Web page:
Nix A Portable and Powerful Package Manager



This article introduces the reader to Nix, a reliable, multi-user, multi-version, portable, reproducible and purely functional package manager. Software enthusiasts will find it a powerful package manager for Linux and UNIX systems.

Linux is versatile and full of choices. Every other day you wake up to hear about a new distro. Most of these are based on a more famous distro and use its package manager. There are many package managers like Zypper and Yum for Red Hat-based systems; Aptitude and apt-get for Debian-based systems; and others like Pacman and Emerge. No matter how many package managers you have, you may still run into dependency hell or you may not be able to install multiple versions of the same package, especially for tinkering and testing. If you frequently mess up your system, you should try out Nix, which is more than “just another package manager.”
Nix is a purely functional package manager. According to its site, “Nix is a powerful package manager for Linux and other UNIX systems that makes package management reliable and reproducible. It provides atomic upgrades and roll-backs, side-by-side installation of multiple versions of a package, multi-user package management and easy set-up of build environments.” Here are some reasons for which the site recommends you ought to try Nix.

  • Reliable: Nix’s purely functional approach ensures that installing or upgrading one package cannot break other packages.
  • Reproducible: Nix builds packages in isolation from each other. This ensures that they are reproducible and do not have undeclared dependencies. So if a package works on one machine, it will also work on another.
  • It’s great for developers: Nix makes it simple to set up and share build environments for your projects, regardless of what programming languages and tools you’re using.
  • Multi-user, multi-version: Nix supports multi-user package management. Multiple users can share a common Nix store securely without the need to have root privileges to install software, and can install and use different versions of a package.
  • Source/binary model: Conceptually, Nix builds packages from source, but can transparently use binaries from a binary cache, if available.
  • Portable: Nix runs on Linux, Mac OS X, FreeBSD and other systems. Nixpkgs, the Nix packages collection, contains thousands of packages, many pre-compiled.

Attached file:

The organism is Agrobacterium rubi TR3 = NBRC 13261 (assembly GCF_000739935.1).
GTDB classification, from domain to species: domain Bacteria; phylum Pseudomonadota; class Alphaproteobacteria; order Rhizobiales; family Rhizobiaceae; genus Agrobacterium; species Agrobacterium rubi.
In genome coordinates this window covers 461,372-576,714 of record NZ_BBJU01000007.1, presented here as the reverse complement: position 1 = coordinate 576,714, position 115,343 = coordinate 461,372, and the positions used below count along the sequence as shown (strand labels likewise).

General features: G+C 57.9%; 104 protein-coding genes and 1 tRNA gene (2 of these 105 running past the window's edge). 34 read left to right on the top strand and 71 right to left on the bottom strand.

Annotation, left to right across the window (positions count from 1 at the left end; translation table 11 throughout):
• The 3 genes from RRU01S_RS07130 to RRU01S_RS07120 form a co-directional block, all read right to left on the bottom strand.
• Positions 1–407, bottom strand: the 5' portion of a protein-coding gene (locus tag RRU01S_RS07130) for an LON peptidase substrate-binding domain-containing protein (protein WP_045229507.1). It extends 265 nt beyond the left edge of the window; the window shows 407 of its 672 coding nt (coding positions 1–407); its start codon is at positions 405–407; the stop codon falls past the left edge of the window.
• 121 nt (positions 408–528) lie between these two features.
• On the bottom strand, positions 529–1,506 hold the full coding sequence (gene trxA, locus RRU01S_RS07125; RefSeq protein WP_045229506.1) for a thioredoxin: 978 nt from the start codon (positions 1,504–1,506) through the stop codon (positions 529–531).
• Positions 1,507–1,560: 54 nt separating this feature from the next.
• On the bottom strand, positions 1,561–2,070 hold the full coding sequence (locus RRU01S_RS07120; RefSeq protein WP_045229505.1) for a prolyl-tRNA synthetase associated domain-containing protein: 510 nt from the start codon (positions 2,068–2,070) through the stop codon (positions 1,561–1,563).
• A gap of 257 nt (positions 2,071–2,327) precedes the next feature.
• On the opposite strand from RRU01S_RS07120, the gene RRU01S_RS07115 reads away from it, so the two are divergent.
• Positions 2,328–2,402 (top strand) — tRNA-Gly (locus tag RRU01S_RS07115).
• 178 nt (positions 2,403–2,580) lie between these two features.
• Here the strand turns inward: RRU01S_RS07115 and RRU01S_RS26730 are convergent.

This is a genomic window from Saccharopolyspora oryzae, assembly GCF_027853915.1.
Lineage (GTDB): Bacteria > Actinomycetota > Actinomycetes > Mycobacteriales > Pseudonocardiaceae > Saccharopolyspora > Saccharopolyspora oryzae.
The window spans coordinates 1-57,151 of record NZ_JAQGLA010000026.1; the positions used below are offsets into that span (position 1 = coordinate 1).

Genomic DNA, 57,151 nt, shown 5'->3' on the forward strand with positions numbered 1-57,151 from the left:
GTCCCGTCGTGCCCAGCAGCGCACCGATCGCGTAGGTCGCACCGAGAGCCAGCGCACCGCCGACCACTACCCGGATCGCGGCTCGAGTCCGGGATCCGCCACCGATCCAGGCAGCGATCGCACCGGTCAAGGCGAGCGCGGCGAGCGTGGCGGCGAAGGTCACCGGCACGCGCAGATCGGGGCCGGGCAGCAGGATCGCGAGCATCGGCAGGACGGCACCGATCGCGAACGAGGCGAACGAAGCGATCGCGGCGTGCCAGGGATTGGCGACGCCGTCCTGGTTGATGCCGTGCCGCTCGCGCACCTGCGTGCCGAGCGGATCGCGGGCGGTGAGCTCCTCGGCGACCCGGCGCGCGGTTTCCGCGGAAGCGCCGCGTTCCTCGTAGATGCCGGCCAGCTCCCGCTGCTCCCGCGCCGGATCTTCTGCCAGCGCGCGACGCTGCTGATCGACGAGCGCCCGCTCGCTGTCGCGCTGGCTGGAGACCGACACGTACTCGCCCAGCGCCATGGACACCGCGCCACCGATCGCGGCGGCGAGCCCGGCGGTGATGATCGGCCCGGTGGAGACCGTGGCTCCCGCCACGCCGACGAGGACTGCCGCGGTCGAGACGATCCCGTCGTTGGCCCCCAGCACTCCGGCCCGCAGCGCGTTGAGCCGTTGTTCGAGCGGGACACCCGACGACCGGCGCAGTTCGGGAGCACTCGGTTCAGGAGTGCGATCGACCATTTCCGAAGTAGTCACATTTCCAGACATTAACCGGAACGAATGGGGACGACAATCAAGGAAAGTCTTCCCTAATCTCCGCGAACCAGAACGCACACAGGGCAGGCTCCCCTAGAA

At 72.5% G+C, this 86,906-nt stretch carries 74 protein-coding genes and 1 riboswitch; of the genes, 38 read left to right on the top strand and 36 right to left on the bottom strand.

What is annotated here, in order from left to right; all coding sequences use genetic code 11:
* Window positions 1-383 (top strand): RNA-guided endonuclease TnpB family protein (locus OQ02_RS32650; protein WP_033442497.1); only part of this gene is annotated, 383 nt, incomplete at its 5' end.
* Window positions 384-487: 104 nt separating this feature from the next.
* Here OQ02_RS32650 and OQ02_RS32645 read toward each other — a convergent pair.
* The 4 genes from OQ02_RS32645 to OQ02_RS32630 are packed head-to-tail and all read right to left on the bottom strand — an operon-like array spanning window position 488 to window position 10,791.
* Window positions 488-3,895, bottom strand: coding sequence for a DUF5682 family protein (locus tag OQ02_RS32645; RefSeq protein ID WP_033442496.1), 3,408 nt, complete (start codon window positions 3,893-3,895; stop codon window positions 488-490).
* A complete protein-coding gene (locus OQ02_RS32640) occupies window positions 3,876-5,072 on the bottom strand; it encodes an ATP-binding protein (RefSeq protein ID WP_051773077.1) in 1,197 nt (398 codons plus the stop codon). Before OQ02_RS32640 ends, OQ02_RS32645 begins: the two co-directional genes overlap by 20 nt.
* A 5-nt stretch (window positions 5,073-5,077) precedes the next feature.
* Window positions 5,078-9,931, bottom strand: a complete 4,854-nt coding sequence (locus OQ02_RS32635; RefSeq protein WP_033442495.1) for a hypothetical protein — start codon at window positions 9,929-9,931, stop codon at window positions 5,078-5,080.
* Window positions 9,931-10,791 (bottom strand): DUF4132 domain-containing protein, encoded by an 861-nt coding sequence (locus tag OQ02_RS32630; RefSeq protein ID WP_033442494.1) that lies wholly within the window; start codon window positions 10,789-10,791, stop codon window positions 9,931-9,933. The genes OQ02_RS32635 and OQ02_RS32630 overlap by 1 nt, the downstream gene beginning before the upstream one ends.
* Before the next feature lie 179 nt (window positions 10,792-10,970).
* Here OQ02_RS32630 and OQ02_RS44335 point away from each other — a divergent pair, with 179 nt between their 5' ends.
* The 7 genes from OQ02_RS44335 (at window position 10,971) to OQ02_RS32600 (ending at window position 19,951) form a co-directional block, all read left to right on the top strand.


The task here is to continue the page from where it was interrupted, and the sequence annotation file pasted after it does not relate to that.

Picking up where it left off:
Installation is pretty straightforward for Linux and Macs; everything is handled magically for you by a script, but there are some pre-requisites like sudo, curl and bash, so make sure you have them installed before moving on. Type the following command at a terminal:

bash <(curl

It will ask for sudo access to create a directory named Nix. You may see something similar to what’s shown in Figure 1.
There are binary packages available for Nix but we are looking for a new package manager, so using another package manager to install it is bad form (though you can, if you want to). If you are running another distro with no binary packages while also running Darwin or OpenBSD, you have the option of installing it from source. To set the environment variables right, use the following command:

Figure 1 : Nix Installation

Now that we have Nix installed, let’s use it for further testing. To see a list of installable packages, run the following:

nix-env -qa

This will list the installable packages. To search for a specific package, pipe the output of the previous command to Grep with the name of the target package as the argument. Let’s search for Ruby, with the following command:

nix-env -qa | grep ruby

It informs us that there are three versions of Ruby available. Let’s install Ruby 2.0. There are two ways to install a package. Packages can be referred to by two identifiers. The first one is the name of the package, which might not be unique, and the second is the attribute set value. As the result of our search for the various Ruby versions showed that the name of the package for Ruby 2.0 is Ruby-2.0.0-p353, let’s try to install it, as follows:

nix-env - i ruby-2.0.0-p353

It gives the following error as the output:

error: unable to fork: Cannot allocate memory
nix-env: src/libutil/ int nix::Pid::wait(bool): Assertion `pid != -1’ failed.
Aborted (core dumped)
Figure 2 : Nix search result
Figure 3 : Package and attribute usage

As per the Nix wiki, the name of the package might not be unique and may yield an error with some packages. So we could try things out with the attribute set value. For Ruby 2.0, the attribute set value is nixpkgs.ruby2 and can be used with the following command:

nix-env -iA nixpkgs.ruby2

This worked. Notice the use of -iA flag when using the attribute set value.
I talked to Nix developer Domen Kožar about this and he said, “Multiple packages may share the same name and version; that’s why using attribute sets is a better idea, since it guarantees uniqueness. This is some kind of a downside of Nix, but this is how it functions :)”
To see the attribute name and the package name, use the following command:

nix-env -qaP | grep package_name

In case of Ruby, I replaced the package_name with ruby2 and it yielded:

nixpkgs.ruby2 ruby-2.0.0-p353

To update a specific package and all its dependencies, use:

nix-env -uA nixpkgs.package_attribute_name

To update all the installed packages, use:

nix-env -u

To uninstall a package, use:

nix-env -e package_name

In my case, while using Ruby 2.0, I replaced it with Ruby-2.0.0-p353, which was the package name and not the attribute name.
Well, that’s just the tip of the iceberg. To learn more, refer to the Nix manual
There is a distro named NixOS, which uses Nix for both configuration and package management.

[3] – To convince yourself to use Nix


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